Sadly, even one-time conservative, biblical evangelical pastor and writer David Jeremiah praises Mark Burnett and Roma Downey. At their request, he’s actually written a book for the A.D. series. On one of his programs, he explains his work with Burnett and Downey:
[quote] Before I sign off today, I want to give you an upfront, exciting notice about something that’s going to happen here in just a few days. On the ninth of April, which is Easter, there’s a new television series which will debut on NBC, and it is called A.D.: The Bible Continues. It’s the story of the death, burial, resurrection of Jesus Christ and the growth of the church through the eleventh chapter of the book of Acts.
Mark Burnett and Roma Downey are producing this. It will be an incredible presentation of that period of church history, beginning with the death of Christ and His resurrection. We have been privileged to have been asked to write a book that will accompany this series and give the doctrinal background and teaching that goes behind it, and we will have a chapter . . . for every episode that will be on television that night. I’ll be preaching on that on Sunday mornings on our television program in coincidence with what happens that night. And during the week, we’ll be teaching the book of Acts here on Turning Point.
This is an exciting opportunity for us to join with these wonderful producers and share the message of the Gospel of Jesus Christ on a platform like nothing we have ever dreamed. I hope you’ll pray with us as we move toward that time. We’ll be giving you more information as we arrive. And thanks again for joining us. I’m David Jeremiah. [end quote]
An even more remarkable example of this “wide net” of unity finds Southern Baptists joining in fellowship with Mormons. Southern Baptist pastor Lynn Ridenhour promotes his “Building Bridges” concept through his website, lynnsbridgebuilding.com. He openly preaches from both the Bible and the Book of Mormon and has been a featured speaker at the LDS school, Brigham Young University. In “A Witness of Restoration,” an article in a Brigham Young publication, Keith J. Wilson described the event:
- [quote] On a cold, wintery Friday, this past January, religious education faculty gathered to hear a guest lecturer, Dr. Lynn Ridenhour, address them. . . .
- It was an unusual meeting for a number of reasons. For starters, Dr. Ridenhour was perhaps the first ordained Baptist minister to address BYU religious education faculty on our campus. But what was most unusual about this meeting was the disposition of Ridenhour toward Mormonism, and more specifically, toward The Book of Mormon. For about an hour that morning, this Baptist preacher recounted his conversion to The Book of Mormon. He explained why he preaches, in his Baptist congregations, from both the Bible and The Book of Mormon.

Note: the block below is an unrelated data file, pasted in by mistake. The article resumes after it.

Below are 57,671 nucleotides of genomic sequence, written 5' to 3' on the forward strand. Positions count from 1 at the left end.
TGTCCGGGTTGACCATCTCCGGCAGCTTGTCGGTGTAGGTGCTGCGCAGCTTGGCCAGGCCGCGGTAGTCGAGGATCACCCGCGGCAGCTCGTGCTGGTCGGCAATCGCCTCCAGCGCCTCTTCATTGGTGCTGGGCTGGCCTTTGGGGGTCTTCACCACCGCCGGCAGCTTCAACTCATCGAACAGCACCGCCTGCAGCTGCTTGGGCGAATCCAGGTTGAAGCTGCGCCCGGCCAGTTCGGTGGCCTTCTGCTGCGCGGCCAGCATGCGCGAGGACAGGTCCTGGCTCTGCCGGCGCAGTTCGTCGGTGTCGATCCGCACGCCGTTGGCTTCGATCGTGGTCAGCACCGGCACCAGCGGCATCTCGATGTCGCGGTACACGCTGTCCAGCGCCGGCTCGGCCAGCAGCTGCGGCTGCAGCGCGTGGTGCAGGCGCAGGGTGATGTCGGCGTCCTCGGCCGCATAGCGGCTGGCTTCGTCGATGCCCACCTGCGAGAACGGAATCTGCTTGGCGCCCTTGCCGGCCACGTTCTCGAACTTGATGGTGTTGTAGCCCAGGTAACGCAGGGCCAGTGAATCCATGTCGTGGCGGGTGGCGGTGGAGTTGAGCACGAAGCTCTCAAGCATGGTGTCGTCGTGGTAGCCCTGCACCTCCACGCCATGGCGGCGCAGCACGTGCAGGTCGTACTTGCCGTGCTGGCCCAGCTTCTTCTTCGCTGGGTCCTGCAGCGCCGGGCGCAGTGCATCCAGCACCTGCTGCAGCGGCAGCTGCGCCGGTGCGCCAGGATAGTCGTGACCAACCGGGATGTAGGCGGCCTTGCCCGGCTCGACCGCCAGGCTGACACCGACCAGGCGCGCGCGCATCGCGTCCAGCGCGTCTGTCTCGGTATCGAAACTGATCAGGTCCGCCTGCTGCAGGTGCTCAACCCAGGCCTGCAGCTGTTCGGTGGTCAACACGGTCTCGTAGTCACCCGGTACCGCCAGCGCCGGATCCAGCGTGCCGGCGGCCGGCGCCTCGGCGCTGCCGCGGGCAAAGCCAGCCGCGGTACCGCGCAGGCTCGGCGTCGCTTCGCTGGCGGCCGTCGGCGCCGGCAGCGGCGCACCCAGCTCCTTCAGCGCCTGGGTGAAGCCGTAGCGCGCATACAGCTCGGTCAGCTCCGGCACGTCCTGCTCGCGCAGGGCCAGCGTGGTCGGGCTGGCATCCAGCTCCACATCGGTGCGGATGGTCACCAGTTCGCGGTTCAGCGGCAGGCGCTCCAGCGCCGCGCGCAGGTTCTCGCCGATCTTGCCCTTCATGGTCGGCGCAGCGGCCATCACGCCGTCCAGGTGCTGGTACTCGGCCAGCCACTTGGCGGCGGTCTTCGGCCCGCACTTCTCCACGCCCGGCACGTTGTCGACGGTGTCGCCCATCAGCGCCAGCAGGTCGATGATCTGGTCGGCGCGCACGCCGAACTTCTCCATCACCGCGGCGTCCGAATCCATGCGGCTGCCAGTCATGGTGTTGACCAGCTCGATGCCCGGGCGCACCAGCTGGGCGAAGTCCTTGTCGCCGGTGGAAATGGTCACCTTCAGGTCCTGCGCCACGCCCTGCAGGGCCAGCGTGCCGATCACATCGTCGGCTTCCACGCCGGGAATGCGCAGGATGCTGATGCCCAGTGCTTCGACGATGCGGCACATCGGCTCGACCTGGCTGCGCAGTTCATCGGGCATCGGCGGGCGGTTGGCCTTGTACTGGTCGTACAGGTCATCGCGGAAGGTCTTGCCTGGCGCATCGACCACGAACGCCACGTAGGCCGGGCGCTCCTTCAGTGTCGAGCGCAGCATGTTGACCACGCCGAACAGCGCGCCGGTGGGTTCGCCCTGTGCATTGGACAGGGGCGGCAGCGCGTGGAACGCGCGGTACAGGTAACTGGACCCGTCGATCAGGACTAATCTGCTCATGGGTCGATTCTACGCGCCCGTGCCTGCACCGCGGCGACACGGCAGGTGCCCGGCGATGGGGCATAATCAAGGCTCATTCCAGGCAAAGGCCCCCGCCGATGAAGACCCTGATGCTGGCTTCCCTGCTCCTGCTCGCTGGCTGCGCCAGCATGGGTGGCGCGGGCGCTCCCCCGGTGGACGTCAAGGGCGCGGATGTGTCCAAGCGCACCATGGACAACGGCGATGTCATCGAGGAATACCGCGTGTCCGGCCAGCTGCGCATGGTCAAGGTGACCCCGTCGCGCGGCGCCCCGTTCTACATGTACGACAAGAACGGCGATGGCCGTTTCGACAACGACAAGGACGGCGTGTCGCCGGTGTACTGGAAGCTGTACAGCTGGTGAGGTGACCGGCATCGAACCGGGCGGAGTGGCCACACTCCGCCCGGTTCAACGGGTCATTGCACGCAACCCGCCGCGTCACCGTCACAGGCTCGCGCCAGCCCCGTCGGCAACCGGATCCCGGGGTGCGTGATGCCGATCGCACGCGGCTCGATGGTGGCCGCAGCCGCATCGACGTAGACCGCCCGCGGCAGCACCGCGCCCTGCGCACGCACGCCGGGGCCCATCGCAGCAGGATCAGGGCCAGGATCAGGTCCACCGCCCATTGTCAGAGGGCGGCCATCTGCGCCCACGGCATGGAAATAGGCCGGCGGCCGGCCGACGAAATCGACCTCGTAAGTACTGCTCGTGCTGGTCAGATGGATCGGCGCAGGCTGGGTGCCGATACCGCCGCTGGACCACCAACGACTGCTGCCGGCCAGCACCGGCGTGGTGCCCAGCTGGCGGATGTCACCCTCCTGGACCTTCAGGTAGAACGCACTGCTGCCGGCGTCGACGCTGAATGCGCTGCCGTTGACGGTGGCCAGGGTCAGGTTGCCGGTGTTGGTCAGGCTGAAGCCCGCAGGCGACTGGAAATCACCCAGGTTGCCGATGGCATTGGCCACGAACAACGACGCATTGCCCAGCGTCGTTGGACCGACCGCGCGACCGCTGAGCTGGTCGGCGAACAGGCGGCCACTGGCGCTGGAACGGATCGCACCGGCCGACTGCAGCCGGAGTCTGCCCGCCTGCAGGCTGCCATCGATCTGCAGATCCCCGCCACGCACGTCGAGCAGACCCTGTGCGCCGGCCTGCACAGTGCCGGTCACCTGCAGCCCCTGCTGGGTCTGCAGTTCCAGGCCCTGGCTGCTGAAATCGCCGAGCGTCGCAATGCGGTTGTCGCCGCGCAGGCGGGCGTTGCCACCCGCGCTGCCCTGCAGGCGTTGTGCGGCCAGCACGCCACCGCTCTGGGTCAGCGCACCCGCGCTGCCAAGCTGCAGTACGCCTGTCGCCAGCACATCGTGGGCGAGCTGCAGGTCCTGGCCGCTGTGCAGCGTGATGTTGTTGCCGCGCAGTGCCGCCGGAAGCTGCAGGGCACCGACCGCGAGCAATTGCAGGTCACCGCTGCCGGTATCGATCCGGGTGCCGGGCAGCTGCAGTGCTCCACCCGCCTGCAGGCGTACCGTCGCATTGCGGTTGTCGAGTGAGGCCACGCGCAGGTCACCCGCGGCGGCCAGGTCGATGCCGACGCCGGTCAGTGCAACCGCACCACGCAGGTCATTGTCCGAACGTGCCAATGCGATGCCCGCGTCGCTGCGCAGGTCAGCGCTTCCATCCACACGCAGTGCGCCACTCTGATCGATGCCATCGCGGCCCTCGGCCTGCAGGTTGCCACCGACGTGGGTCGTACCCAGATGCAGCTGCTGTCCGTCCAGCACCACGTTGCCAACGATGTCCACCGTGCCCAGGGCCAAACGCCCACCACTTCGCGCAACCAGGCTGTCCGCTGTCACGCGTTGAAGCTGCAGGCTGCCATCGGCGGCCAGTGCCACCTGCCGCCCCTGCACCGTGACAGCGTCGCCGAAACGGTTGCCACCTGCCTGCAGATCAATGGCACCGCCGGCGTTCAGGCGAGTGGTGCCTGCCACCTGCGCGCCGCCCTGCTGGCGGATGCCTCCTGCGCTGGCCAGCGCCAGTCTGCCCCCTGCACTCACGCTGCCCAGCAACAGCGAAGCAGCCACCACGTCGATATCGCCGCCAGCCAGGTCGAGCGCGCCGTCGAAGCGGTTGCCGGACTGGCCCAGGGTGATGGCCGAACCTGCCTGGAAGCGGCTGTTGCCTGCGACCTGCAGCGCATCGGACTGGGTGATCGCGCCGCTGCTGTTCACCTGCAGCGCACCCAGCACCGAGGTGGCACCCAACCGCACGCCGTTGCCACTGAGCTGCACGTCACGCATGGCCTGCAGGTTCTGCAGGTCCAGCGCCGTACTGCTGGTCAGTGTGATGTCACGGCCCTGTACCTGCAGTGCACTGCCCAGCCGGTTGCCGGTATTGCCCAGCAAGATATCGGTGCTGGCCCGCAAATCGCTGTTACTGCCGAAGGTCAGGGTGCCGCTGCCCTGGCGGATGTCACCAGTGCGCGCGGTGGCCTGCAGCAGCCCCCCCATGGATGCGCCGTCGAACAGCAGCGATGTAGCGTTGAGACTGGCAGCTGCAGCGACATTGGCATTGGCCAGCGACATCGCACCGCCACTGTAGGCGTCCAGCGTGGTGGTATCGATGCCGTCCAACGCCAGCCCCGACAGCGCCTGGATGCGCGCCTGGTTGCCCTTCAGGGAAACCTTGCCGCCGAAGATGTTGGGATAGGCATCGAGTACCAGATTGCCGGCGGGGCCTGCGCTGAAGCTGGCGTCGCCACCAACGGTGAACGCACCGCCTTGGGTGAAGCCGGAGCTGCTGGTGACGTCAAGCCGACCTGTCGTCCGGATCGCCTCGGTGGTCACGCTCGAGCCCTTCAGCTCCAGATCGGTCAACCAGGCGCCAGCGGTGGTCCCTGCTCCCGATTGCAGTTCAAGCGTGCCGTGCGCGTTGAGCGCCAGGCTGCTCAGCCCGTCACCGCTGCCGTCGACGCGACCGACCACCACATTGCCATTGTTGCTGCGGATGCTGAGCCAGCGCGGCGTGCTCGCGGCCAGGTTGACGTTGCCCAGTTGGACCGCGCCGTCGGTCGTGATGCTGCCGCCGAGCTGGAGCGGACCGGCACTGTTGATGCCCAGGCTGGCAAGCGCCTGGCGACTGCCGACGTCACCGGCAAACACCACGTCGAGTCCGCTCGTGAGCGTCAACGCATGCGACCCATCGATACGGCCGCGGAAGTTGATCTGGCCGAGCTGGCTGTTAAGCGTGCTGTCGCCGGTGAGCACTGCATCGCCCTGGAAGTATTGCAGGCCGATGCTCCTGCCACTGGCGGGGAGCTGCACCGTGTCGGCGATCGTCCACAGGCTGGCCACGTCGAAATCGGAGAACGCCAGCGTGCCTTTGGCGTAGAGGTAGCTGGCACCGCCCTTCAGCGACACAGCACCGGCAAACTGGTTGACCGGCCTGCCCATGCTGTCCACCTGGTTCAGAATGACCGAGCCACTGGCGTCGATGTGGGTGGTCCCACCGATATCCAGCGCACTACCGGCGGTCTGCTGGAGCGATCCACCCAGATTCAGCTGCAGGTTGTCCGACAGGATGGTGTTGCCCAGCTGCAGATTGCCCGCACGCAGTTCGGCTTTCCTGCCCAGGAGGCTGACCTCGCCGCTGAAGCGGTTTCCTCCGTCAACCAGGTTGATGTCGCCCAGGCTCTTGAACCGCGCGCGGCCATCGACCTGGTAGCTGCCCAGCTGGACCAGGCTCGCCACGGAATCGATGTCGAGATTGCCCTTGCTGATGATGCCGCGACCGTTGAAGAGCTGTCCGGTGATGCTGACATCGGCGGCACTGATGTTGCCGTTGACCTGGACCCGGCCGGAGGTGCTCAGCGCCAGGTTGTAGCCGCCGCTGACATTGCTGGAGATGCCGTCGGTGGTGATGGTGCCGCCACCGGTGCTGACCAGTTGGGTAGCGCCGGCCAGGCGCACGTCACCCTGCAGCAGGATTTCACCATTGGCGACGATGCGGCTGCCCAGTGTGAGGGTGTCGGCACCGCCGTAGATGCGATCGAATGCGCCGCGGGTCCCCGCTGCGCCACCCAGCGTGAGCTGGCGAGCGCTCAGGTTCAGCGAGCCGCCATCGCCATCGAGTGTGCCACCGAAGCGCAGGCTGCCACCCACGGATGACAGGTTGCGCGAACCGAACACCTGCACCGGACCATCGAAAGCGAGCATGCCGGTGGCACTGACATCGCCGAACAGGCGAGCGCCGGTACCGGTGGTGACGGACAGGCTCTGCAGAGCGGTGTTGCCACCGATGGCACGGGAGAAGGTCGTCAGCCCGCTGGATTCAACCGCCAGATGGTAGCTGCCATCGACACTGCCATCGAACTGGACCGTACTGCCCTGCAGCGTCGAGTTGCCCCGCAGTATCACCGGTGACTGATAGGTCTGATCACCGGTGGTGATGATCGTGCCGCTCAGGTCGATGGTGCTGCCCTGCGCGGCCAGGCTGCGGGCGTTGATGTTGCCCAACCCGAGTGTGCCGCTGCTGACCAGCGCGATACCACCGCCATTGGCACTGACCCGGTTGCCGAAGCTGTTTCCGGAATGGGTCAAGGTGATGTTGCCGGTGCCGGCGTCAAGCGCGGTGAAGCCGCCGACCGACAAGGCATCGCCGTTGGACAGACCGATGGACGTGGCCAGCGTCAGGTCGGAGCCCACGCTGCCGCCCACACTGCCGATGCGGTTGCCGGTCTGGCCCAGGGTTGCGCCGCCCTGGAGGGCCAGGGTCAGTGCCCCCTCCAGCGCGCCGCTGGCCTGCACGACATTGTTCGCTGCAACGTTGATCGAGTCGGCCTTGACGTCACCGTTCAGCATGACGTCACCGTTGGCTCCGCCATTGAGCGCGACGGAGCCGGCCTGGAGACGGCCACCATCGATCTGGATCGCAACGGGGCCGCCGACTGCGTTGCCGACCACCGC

- He has always centered his message in these terms, saying, “I believe Bible-believing Christians and Book of Mormon Christians have far more in common than all our differences. And are there differences? Of course. But it’s time that we beginning celebrating our commonalities. That is the drum I beat.” . . .
- His second attraction to the restoration centered in our understanding of community. “Joseph, the prophet,” he stated, “just didn’t build churches; he built cities. He built communities. He understood that authentic Christianity is an expression of doctrine and community.” Then Lynn concluded his thought with, “Yes, I’m attracted to community.” [end quote] (emphasis mine)
Ridenhour’s endorsement gets to the heart of ecumenical unity. “Community” is what it’s all about. We should have group consensus, or community, and it’s similar to what was going on in Nazi Germany as Martin Heidegger encouraged community among “German Christians,” as they called themselves. Make no mistake, as in Germany, the idea of community always asserts that we must set aside doctrinal distinctives and come together for collective salvation.
Community, of course, is another euphemism for compromise, consensus, and group-think. Ridenhour’s website even reaches back in time and explains how he embraced social radicals of the 1960s and 70s:
- [quote] “Lord, bless those hippies.” That’s all I said.
- And the Lord spoke back, “If you really want me to bless them, go live with them.” That really caught me off guard. I told Him, “Lord, I was just praying for them.” He wouldn’t let me alone. For weeks I kept hearing, “…go live with them…go live with them….”